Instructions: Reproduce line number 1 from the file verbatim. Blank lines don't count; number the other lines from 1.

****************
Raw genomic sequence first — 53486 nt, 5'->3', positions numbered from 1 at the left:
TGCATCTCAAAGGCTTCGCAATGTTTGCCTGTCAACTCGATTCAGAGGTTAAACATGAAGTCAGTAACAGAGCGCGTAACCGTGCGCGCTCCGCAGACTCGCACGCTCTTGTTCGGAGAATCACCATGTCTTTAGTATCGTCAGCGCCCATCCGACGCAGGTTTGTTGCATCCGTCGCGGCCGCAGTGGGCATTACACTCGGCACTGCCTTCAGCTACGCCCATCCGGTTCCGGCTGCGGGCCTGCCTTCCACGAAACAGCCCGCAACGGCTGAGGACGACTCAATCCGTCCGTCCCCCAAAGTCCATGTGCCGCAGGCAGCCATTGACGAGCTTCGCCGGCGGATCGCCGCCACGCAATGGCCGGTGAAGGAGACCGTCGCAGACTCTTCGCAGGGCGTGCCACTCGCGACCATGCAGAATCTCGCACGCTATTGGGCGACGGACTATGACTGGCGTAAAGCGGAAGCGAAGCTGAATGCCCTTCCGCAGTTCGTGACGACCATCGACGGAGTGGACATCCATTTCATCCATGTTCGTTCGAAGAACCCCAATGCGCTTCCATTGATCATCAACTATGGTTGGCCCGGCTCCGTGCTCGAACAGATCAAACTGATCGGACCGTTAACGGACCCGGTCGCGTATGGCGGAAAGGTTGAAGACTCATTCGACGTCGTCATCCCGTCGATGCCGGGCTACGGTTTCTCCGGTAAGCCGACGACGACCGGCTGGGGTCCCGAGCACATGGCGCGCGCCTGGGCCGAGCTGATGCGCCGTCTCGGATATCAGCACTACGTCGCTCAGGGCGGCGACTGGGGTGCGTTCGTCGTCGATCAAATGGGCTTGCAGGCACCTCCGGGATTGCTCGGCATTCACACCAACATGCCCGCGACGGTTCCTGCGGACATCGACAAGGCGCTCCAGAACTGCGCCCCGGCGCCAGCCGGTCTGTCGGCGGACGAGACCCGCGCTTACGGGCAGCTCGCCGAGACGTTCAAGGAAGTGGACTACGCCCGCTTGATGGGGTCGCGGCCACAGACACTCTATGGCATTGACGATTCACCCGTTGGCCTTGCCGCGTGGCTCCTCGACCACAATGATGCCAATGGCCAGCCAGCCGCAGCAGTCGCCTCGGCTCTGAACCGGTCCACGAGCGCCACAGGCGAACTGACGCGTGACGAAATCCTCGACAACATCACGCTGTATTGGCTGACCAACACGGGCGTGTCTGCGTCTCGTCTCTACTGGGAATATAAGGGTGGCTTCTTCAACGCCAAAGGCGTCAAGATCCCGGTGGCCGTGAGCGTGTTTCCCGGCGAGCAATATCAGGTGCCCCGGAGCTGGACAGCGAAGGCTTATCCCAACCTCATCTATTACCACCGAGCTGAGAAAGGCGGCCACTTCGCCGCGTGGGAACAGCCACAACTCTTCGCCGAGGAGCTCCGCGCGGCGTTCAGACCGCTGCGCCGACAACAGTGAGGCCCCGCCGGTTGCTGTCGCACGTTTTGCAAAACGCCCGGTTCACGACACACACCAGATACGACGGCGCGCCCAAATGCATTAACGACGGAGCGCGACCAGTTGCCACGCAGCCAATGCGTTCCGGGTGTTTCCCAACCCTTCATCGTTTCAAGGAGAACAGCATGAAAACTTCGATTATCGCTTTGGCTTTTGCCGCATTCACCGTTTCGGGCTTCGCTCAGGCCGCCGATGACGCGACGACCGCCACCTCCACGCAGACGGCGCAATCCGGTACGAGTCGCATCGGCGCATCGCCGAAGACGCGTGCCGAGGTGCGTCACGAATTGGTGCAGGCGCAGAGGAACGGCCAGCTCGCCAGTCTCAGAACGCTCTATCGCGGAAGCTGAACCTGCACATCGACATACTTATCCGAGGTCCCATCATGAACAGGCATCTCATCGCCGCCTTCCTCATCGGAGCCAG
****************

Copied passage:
Raw genomic sequence first — 53486 nt, 5'->3', positions numbered from 1 at the left: